It can be tough to like your job, much less love it. You’re putting your time and effort at the disposal of someone else, and they’re mostly just interested in you … getting work done. How unfair!
That’s what sets people on the direction of starting their own company and being their own boss. Unfortunately, there’s a whole other bunch of tradeoffs involved in doing that.
How do you keep yourself from getting burned out in your job? You’d like to think that the transaction is simple: You do valuable work, and the company pays you in return.
There’s a number of pitfalls in this simplistic approach:
- What the company defines as valuable may not be very motivating for you (even if you’re pretty good at it).
- The pay’s power to motivate you diminishes over time as you adjust your lifestyle and expectations.
- This totally ignores the fact that you, your boss, and your co-workers are all complex human beings with desires, aspirations, and lives outside work.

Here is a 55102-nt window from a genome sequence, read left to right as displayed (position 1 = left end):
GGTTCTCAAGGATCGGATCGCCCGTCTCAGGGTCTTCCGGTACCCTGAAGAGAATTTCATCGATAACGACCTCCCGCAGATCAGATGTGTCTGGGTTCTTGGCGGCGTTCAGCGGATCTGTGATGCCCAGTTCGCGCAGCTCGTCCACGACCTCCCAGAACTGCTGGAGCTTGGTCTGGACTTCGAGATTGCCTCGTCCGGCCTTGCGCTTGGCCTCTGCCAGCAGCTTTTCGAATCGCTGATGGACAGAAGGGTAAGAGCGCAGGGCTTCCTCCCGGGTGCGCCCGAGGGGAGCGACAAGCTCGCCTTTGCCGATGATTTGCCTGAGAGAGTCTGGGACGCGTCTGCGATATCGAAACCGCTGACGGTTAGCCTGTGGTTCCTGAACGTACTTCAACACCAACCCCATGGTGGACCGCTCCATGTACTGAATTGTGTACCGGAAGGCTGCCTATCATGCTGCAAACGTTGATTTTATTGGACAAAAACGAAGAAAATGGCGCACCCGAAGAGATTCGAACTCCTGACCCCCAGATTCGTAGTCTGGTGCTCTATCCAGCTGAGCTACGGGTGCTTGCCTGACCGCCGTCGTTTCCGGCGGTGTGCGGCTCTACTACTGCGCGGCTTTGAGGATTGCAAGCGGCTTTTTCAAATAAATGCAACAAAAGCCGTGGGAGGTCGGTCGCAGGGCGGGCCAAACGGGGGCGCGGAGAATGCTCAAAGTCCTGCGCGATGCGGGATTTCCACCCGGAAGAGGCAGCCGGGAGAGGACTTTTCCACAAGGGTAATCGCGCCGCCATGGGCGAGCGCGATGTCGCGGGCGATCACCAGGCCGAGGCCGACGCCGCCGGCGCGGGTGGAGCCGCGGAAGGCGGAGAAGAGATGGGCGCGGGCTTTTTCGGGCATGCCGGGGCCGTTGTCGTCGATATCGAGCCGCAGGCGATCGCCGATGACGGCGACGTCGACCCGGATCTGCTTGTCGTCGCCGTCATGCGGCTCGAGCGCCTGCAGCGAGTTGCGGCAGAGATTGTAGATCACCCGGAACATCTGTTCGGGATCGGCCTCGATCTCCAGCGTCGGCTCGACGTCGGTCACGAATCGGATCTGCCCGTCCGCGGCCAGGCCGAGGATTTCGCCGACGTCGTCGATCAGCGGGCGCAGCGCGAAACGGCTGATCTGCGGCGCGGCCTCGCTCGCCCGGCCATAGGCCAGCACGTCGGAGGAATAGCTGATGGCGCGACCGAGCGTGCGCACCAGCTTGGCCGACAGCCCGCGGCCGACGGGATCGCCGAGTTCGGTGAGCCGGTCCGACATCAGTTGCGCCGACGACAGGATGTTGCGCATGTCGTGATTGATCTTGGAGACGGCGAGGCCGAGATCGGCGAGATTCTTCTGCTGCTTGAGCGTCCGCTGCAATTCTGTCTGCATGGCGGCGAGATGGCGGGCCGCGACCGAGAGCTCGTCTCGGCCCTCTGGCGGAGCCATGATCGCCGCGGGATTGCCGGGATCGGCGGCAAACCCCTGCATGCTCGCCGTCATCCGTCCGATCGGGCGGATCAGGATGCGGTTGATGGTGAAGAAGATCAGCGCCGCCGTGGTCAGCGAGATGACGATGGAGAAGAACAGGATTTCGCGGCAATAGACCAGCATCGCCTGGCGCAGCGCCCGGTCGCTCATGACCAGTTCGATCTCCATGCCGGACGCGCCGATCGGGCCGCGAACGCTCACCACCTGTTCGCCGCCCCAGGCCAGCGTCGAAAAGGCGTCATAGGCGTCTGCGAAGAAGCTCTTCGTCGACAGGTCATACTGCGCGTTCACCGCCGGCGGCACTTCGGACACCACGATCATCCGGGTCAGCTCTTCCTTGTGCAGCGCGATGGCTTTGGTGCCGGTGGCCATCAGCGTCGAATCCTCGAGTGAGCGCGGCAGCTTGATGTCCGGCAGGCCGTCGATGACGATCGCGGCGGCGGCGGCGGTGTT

- In almost every work environment, you’re competing against other companies and organizations which are constantly increasing performance expectations.
What would change if you were working in partnership with your boss?
In a partnership, you focus mostly on the commonalities, where you agree and share goals. Where do you agree with your boss?
- You both want work to get done which has value.
- You’d both like to have that generate a paycheck which is fair.
- You’d both like the work environment to be motivating and productive.
- You’d like to like working with each other.
This will have some twists and turns, of course, but you get the idea.
When you gather around shared goals, you’ll start seeing the difference as more minor, just annoyances to be worked on. You won’t tend to fixate on them.
What are you doing to develop a partnership with your boss and co-workers?